If your latency and that of the other players is reasonable you dont feel the very minor corrections taking place all the time. Getting this right from an engineering point of view is easier said than done though :)


I ran into this in the domain of networking.

Trying to deduce one-way path latency from the round-trip time ("ping") is impossible without further assumptions. You basically cannot understand if you are on a wire connection or if your uplink is via a sat by looking at just the ping output. You can try an bounce ping off multiple servers, relay pings and gather RTT properties over any graph path that includes your node and test servers, and yet you will always come one equation short for solving the linear system you'd end up with.

-- However --

If you make an assumption about some property of some path, then - boom - you can find the one-way latency for any edge on the graph. For example, if you have two test servers that sit on a backbone, you can assume the path latency between them is about the same either way. This gives you an extra linear for the system and this in turn lets you calculate the one-way latency between you and either of these servers.

It's a pretty neat problem. Makes you think, laterally.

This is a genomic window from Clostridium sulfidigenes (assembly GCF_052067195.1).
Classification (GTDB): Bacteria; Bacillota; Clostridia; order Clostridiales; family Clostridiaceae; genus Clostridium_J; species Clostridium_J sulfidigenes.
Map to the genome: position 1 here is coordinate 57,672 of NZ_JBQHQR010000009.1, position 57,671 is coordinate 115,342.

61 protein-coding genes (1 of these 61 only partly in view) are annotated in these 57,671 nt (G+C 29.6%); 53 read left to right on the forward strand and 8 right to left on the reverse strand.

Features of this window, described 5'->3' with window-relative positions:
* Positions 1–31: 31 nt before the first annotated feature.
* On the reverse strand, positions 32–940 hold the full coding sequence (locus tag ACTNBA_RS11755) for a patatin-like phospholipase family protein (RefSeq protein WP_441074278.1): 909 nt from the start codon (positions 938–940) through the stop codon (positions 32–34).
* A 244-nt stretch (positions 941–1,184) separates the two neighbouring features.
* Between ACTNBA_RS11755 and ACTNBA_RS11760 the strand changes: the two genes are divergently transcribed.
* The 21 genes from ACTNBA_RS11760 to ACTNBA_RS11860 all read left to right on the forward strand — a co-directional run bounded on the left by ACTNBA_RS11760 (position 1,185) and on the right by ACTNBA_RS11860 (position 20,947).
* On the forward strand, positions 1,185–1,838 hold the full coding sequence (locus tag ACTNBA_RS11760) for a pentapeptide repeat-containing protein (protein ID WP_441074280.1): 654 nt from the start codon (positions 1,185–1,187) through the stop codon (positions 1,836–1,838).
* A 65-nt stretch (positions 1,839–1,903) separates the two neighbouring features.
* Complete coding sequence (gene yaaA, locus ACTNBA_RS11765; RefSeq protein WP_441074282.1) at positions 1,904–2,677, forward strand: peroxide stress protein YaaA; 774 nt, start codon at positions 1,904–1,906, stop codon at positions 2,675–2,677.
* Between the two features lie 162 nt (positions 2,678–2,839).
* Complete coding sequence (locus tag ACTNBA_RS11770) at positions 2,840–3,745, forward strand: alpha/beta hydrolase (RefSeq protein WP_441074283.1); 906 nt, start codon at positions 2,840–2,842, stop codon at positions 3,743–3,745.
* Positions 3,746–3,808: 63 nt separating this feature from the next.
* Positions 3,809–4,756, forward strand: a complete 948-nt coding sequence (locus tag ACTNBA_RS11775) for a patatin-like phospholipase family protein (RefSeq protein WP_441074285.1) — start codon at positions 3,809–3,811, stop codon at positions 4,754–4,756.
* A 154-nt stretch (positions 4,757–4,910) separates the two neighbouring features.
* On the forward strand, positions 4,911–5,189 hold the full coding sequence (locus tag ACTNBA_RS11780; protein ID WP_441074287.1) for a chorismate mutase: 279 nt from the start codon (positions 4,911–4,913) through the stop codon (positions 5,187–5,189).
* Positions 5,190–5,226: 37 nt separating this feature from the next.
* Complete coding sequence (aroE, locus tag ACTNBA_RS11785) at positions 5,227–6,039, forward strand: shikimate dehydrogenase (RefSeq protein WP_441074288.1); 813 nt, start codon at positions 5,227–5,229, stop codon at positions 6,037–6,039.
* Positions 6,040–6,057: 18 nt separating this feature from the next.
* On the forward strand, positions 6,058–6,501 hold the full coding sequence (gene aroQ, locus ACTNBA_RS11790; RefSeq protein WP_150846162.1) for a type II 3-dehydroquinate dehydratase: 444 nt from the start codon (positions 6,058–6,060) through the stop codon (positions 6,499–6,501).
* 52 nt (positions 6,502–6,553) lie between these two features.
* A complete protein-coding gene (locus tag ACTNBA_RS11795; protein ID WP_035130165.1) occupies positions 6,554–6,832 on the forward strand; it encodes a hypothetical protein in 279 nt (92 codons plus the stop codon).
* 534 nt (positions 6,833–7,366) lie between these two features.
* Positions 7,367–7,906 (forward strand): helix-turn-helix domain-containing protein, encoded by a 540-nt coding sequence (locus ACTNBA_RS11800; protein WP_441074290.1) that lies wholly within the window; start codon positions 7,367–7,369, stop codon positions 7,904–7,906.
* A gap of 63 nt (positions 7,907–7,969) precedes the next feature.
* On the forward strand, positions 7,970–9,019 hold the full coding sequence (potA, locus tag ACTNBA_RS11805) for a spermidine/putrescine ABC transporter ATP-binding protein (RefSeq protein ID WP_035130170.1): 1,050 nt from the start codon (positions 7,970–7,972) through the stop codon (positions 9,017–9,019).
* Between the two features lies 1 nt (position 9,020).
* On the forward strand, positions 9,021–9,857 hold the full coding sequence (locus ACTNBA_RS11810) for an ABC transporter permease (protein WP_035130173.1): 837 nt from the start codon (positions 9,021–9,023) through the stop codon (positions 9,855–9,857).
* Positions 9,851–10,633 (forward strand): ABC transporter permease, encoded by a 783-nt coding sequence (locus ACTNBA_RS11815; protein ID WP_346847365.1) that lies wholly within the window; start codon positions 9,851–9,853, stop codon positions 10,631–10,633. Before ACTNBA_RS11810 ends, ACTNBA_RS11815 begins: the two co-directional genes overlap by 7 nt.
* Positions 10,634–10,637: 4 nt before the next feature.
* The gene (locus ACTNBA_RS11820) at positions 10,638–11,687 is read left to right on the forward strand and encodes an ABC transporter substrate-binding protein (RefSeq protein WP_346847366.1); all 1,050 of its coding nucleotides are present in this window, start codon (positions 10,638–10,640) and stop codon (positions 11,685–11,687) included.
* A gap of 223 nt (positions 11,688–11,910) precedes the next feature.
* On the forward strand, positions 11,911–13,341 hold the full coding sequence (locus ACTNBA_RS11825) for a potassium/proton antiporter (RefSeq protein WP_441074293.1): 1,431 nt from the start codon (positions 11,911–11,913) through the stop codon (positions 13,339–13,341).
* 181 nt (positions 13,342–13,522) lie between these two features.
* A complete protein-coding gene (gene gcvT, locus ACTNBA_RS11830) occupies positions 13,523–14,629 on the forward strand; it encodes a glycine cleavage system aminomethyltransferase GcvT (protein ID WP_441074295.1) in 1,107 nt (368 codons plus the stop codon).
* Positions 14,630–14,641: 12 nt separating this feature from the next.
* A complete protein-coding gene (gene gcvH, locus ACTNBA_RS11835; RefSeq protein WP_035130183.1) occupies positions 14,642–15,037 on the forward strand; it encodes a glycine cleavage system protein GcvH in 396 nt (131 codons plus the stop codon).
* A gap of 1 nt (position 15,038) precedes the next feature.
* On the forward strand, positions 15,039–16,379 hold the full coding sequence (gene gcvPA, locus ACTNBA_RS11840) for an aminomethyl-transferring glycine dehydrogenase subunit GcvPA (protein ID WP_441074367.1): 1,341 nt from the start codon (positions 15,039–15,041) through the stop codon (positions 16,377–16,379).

The puzzle overstates the importance of figuring out the protocol in practical applications. Why does it matter whether or not you are in a 2:2 case versus a 3:1 case in something like games (their example)?

The problem of networked games isn't strictly timing. The actual problem is the illusion of real time play. We want networked players to feel like everything is happening in real time. But their changes to the shared world might, due to latency, be mutually incompatible.

The puzzle is not making a system that is accurate—that's trivial (it involves a lot of waiting). The puzzle is making a system that appears to be in real time.


If there was a way to distinguish 2:2 from 3:1, it would affect how networked games played out. It would affect how ordering violations were resolved, which is pretty important in games ("Did I block before that punch landed?"). It so happens that the cases can't be distinguished, so it "doesn't matter".

As an analogy, what would the world be like if the speed of light wasn't invariant with respect to velocity? It happens to "not matter" because the speed of light is invariant in that way, but it's still an interesting question.


It certainly matters to adjudication. But perhaps the question players care about is not quite, "Did I block before that punch landed?" (a very important question), but, "I just blocked, but he hit me for some reason anyway."

That is to say, players get upset (1) if something seems to violate their own worldview, due to adjudication. Naively, we could solve that case by running the timesteps of the simulation slower than the greatest latency (or more accurately, when heartbeats from all players have been received for a given timestep). That would introduce us to another reason players get upset: (2) if the game is really laggy.